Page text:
How one of dubstep's biggest stars has rediscovered his sweet spot deep in the underground trenches
In an age of excess, limitation can be a luxury. The overwhelming bombardment of information is removed, so time is increased and focus is that much sharper. An artist doesn't need 100 plug-ins or 2TB of snare samples to make a great tune. A music fan doesn't need to be saturated with EPs loaded with seven tracks and 13 remixes every month from their favourite DJ. As artists continue to scream from the cyber ceilings, firing more and more (often half-cooked) content at us in a bid for plays/likes/follows/numbers/bookings/friends, one really strong, unique track can be enough.
Take Caspa's Vibrations series. One-track rockets fired off from his Fulham HQ every six or so weeks, each dispatch gives you time to digest it. There's no neediness or overblown fan-fair about it. Just boom, ‘There you go, have a banger mate, see you next month'. Each one is direct, dark and aimed squarely at the club, too. No fluff, no frills, just the sound and actions of a man who's taken dubstep to some of the dizziest heights and returned to the sound that made him fall in love with dark UK bass music in the first place. Sounds like this…
Lean, mean and untainted by current dubstep trends such as EDM-ification, trap beats, the raffish, brute-force nature of what's being called riddim or upping the tempo to 150, Caspa remains resolute in his approach and dynamic. Just as he has been since his 2015 500 project, an album inspired by the 500-or-under capacity clubs he cut his teeth in back in the early 2000s, long before things went a little crazy for him, his long-time sparring partner Rusko and peers Skream and Benga as dubstep began to take over America, change electronic music and, for a few years, soundtrack our acceleration in the excess age.
The last time Caspa was interviewed in iDJ was in March 2009, when he graced the cover fresh off the back of his first US tour. In the years that have passed he's helped to take dubstep to the charts, and to a much wider audience. Perhaps much more notably, he was also one of the most faithful and passionate dubstep champions when the genre fell out of favour around 2013 and many of his peers jumped ship. Refusing to budge or change lanes, and always frank and honest about the state of affairs, Caspa's loyalty to dubstep is just as much his signature as his groaning, curmudgeonly basslines or 10-tonne kicks.
His latest Vibrations cut, Déjà V , is rattling our souls with technoid insistency. He's about to drop a brand new mixtape (Caspa Mix 2.0) and next month he'll be releasing two of his most demanded recent dubplates, Gutter Riddim and The Hothead, on Youngsta's burgeoning Sentry Records. It's high time we caught up with him to see where he's at. Fittingly, he's just returned from another US tour - his third this year.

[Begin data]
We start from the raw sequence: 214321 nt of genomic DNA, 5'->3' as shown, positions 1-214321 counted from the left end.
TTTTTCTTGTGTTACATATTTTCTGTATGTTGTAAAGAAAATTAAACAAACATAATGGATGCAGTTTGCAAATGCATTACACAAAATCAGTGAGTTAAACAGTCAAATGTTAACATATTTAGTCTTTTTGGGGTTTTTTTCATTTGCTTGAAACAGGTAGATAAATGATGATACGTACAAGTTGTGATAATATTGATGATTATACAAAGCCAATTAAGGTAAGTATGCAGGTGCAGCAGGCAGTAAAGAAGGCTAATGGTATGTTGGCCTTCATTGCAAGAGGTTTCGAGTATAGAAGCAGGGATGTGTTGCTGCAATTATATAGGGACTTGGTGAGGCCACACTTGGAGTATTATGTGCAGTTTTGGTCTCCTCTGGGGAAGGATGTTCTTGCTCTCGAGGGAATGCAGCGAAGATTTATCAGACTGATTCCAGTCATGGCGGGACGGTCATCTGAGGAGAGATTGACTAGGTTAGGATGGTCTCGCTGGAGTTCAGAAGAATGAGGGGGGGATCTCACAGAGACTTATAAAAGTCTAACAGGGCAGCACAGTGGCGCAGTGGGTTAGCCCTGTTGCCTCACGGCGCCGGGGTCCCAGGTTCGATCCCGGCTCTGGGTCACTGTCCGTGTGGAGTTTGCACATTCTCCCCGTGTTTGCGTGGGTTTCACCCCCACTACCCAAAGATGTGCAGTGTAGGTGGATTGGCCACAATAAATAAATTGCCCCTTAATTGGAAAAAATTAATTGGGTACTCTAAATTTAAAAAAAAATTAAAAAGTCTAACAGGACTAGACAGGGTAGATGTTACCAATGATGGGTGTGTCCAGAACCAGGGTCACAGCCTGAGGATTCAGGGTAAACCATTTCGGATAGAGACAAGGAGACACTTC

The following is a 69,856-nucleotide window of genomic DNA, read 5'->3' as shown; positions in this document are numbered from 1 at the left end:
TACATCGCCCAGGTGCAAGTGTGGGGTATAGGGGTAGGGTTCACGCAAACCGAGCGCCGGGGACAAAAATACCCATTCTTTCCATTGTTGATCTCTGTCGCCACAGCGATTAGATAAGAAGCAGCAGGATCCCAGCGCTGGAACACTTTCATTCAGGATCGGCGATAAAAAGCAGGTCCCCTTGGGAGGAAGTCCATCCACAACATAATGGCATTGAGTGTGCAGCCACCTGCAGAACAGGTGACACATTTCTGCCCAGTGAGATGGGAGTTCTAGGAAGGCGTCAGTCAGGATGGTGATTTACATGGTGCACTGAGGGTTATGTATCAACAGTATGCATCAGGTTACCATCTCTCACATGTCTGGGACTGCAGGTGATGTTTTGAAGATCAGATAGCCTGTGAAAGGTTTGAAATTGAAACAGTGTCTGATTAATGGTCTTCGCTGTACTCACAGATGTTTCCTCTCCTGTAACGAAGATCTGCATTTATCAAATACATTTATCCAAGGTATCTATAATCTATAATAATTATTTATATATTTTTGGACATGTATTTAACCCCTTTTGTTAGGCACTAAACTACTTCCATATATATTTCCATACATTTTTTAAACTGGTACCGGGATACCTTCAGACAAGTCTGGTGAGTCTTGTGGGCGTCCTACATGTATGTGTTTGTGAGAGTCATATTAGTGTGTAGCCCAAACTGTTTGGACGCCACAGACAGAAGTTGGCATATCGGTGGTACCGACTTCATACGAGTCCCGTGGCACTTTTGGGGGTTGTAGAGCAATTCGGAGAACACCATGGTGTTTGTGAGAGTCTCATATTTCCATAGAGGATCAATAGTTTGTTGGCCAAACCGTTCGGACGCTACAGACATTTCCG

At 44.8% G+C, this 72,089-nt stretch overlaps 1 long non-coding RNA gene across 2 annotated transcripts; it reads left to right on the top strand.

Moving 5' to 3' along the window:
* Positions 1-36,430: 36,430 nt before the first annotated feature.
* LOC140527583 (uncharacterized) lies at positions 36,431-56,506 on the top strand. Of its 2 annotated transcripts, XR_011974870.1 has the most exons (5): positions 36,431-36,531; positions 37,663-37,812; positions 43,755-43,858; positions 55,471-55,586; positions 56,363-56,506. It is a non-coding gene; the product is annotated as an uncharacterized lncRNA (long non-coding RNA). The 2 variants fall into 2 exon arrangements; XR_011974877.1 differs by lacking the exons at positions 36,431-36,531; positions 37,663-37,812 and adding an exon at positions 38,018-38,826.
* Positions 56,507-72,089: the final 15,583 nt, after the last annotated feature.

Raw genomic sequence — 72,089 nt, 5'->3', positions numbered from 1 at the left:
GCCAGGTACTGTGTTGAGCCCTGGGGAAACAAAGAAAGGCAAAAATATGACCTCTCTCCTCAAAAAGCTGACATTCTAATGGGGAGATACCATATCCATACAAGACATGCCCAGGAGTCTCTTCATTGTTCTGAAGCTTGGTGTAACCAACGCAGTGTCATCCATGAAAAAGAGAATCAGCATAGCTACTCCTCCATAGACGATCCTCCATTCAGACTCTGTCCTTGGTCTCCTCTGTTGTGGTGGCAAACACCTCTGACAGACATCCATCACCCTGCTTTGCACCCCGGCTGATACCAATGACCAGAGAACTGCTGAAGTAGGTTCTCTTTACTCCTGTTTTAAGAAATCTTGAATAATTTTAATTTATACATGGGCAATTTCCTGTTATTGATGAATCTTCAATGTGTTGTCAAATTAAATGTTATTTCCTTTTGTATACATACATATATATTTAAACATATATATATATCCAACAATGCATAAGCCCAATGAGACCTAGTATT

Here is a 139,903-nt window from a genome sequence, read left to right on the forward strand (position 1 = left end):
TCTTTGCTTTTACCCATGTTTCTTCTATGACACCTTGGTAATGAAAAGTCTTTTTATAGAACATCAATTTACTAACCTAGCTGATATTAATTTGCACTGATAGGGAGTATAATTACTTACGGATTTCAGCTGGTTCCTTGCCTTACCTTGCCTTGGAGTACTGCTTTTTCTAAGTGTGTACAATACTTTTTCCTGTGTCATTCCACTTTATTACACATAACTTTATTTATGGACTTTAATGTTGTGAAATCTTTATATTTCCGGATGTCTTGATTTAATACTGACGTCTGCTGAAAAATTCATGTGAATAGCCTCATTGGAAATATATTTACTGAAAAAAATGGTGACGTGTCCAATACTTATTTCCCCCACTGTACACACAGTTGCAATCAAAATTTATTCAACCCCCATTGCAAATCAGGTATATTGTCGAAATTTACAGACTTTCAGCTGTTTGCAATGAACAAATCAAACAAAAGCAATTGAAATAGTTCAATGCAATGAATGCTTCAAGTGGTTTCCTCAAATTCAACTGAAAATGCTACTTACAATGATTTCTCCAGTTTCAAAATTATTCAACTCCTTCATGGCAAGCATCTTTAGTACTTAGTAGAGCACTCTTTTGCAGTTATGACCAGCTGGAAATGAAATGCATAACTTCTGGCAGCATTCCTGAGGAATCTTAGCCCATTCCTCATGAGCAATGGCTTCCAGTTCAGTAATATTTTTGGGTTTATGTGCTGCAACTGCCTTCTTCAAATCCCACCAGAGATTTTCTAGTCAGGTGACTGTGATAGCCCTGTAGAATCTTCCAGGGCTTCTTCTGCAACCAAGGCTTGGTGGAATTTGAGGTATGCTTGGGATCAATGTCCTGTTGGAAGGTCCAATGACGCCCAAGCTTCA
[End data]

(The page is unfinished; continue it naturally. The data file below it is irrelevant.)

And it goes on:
You're back from the US… again!
"Yeah, I'm doing a lot of mini-tours out there so I can get back to my family during the week. America is still my main place to play and has been for a very long time. The UK and Europe have got more nights going on now than they've had for a good few years, but it's still not as strong as the US. Dubstep goes up, down, left and right in favour over there, too, but there's always sick parties across the whole country."
You lived in Denver for a while, right?
"Yeah, and I was in LA for a few years before that, too. It was never permanent. My heart is in the UK but I moved to LA because I could see what was happening. I could see dubstep going through the waves of popularity that it has done, and I could see a lot more opportunities over there, so I went out and rode the wave. Then I moved to Denver because I wanted a change of scenery, and somewhere I was happy just writing music and nothing else. I actually wrote the 500 album while living there."
Denver's got a strong rep for all forms of bass music, hasn't it?
"Yeah, and a lot of that is down to a girl called Nicole [Cacciavillano], who now owns and runs a club called The Black Box. She pretty much started dubstep in Denver with her night Sub.Mission; now she owns her own club and it's one of my favourite places to play, full stop. Just a black box with a ridiculous soundystem. It's killer."
The type of club 500 and Vibration Series tracks are written for, by the sounds of things...
"Exactly, it's properly underground and intimate. Last time I played I did two nights there because the club was too small for everyone to come on one night. I love those type of places. That's where we started, and where I still am in my head when I write music. I never planned to be on stage playing right after Arctic Monkeys or The Chemical Brothers or any of that mad shit! It's just the ride I've been on but I'm much more comfortable playing in a proper underground dark room, you know?"